Brew log: monofloral traditional mead experiments

Gallon jugs and honey waiting to achieve a perfect union

I started a parallel set of one-gallon batches the other day, keeping the recipes constant but the type of honey used different, specifically for the purpose of seeing how the different honeys ended up developing over time. On the first day, I put together the musts with the following recipe:

  • 4 pounds honey
  • 1/2 teaspoon RJS yeast nutrient (diamonnium phosphate, yeast hulls, magnesium sulphate)
  • Lalvin D-47 yeast
  • Water to 150 ounces (up to the shoulder of the 160 oz carboy)

Initial gravity readings were between 1.114 and 1.132, which gives a potential alcohol of anywhere from 15% to 17%. Ambient temperature is about 18-19°C, or roughly 64-66°F. The ideal temperature range for the D-47 is reported as 59-68°F, so I should be fine for the time it’ll take for the yeast to stop their activity. I should consider moving on to a yeast with a broader temperature tolerance if I’m going to brew in the spring and summer, though, since stressed yeast create off flavours.

The musts after a good shaking to aerate and mix

And the honeys were from the blossoms of:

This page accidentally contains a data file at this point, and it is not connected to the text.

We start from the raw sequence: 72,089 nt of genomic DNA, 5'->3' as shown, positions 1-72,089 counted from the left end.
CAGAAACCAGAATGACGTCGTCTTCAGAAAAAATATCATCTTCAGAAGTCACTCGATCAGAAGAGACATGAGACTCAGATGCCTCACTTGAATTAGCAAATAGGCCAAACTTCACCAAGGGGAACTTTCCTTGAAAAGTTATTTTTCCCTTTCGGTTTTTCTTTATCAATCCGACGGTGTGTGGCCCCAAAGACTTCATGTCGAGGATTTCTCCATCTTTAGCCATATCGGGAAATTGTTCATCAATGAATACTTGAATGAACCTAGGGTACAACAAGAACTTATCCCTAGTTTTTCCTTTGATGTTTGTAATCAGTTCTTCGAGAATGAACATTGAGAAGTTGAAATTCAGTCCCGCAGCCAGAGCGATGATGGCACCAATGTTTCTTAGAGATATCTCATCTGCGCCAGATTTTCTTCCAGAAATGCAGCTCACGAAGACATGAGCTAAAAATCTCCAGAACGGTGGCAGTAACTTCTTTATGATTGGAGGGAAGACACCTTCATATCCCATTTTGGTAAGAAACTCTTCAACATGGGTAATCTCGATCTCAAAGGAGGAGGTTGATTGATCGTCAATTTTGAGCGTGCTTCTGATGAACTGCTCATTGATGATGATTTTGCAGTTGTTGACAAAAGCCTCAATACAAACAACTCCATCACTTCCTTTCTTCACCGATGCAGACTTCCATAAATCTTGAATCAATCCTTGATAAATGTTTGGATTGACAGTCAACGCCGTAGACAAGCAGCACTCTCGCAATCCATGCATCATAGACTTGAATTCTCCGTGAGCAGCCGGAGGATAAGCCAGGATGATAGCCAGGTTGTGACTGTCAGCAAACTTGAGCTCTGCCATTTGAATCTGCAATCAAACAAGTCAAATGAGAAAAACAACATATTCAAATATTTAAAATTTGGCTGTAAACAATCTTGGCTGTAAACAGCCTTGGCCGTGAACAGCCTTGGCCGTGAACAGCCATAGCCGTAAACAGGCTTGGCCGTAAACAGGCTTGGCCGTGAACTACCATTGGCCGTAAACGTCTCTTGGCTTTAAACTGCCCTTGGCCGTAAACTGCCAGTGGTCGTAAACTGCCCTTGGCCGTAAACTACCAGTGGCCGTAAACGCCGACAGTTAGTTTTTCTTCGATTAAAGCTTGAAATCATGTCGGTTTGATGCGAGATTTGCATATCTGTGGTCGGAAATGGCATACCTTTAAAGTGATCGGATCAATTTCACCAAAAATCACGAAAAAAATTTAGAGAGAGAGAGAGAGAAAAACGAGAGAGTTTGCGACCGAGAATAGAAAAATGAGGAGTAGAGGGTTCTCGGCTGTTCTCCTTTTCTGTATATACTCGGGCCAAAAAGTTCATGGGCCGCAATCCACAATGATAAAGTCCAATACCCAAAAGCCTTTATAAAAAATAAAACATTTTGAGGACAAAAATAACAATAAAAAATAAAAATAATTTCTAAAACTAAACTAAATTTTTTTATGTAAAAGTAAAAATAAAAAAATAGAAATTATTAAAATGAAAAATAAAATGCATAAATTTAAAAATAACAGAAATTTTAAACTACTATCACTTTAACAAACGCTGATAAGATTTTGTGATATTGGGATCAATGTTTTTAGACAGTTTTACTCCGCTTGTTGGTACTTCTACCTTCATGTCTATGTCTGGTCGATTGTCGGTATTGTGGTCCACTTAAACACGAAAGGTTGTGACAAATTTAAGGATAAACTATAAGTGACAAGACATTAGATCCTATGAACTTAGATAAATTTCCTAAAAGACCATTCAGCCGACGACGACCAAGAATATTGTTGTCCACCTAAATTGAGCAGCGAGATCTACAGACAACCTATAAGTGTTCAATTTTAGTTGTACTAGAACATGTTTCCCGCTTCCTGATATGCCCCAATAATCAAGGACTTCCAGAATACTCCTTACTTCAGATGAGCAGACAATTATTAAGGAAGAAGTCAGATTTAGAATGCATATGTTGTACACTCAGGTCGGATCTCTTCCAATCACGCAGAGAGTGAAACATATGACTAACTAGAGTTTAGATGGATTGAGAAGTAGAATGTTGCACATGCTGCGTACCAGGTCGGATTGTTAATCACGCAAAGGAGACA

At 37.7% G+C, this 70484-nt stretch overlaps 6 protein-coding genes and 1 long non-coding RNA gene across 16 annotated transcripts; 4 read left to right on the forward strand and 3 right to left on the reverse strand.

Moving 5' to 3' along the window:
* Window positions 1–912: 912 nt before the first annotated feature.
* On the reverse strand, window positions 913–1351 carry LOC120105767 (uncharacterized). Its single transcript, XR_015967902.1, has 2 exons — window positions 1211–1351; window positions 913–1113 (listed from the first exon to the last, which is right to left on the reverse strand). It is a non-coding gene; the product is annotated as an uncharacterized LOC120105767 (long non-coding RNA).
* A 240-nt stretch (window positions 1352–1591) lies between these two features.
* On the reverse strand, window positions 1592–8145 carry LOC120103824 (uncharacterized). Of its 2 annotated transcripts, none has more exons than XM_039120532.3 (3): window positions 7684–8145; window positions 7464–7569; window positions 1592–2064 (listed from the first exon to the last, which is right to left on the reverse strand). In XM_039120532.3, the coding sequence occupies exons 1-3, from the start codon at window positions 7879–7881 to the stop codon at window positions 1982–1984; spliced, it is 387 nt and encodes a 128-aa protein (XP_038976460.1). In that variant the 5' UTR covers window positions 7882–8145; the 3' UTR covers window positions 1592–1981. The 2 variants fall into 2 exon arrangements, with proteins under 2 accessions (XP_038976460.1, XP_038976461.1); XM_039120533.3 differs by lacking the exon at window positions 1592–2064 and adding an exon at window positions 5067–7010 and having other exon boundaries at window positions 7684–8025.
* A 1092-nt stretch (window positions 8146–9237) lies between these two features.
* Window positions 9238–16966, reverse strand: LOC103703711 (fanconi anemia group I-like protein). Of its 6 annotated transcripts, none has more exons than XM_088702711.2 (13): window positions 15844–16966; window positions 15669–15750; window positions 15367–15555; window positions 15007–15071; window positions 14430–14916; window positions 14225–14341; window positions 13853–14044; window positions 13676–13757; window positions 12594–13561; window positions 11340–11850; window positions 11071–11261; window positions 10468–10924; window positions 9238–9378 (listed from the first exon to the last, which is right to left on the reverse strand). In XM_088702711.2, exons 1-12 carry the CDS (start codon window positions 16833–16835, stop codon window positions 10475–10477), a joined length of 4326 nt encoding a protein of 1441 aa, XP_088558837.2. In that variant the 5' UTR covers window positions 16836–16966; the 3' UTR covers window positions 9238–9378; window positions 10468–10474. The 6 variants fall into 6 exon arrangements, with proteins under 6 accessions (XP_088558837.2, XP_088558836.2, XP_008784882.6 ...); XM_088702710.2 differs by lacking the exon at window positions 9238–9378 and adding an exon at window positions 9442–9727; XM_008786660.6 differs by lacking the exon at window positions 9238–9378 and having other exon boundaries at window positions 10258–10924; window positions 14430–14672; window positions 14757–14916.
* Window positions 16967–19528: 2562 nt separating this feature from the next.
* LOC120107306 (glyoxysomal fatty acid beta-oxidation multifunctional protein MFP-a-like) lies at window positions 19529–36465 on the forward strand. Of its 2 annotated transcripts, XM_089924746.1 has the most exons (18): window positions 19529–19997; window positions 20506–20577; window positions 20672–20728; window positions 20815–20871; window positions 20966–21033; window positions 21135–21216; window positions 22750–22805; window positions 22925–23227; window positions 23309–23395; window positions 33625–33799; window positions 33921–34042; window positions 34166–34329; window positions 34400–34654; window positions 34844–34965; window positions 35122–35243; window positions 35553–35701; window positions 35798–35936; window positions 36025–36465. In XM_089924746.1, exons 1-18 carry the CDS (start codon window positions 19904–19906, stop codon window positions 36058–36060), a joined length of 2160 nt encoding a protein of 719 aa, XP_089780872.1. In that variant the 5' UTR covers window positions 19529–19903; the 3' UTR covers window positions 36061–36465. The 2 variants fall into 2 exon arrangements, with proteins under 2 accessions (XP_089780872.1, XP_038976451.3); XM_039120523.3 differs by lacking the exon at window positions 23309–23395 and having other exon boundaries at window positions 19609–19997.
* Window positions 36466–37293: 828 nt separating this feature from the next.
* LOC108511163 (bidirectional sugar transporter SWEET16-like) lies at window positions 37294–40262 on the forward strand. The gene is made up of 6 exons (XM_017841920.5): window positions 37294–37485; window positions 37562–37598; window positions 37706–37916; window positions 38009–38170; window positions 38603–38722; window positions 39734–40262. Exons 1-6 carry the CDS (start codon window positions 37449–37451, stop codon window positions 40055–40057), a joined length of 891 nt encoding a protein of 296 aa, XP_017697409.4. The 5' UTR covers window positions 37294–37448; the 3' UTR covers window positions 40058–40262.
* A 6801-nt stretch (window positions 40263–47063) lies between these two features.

• Blackberry
  • Blueberry
  • Raspberry
  • Cranberry
  • Orange
  • Borage

All of the above were from the Main Street Honey Shoppe, except the raspberry, which was from Creighton Valley Apiaries. Clover is pictured in the image, but I swapped it out for the cranberry at the last minute.

The starter after 24 hours

In the meantime, I’d also made a starter of yeast, honey, nutrient, and water, and allowed it to activate for 24 hours. I normally don’t make starters, but since the word is that it’s hard to make honey and water ferment, I decided to make the extra effort and get a good yeast colony started. I used this starter, as well as an extra dusting of yeast in the carboys, to inoculate each of the jugs.

The blueberry batch was the first to show signs of activity, and vigorously too, at the 24-hour mark (which is when I added an additional 1/4 tsp of nutrient per jug). The rest followed suit within a few hours after that, except the borage honey, which took until about 48 hours to start foaming. Once I was satisfied that there would be no overflowing, I made additional musts at 1.12 SG and 1/8 tsp yeast nutrient to top the carboys right up to their necks. I used Kirkland honey to top up the raspberry, since I only had exactly 4 pounds for the initial must, and the flavour was close enough to the raspberry.

And now, time to put these away and forget about them for a month or so, at which point the yeast should have settled down enough for a racking.

Leave a Reply

Your email address will not be published. Required fields are marked *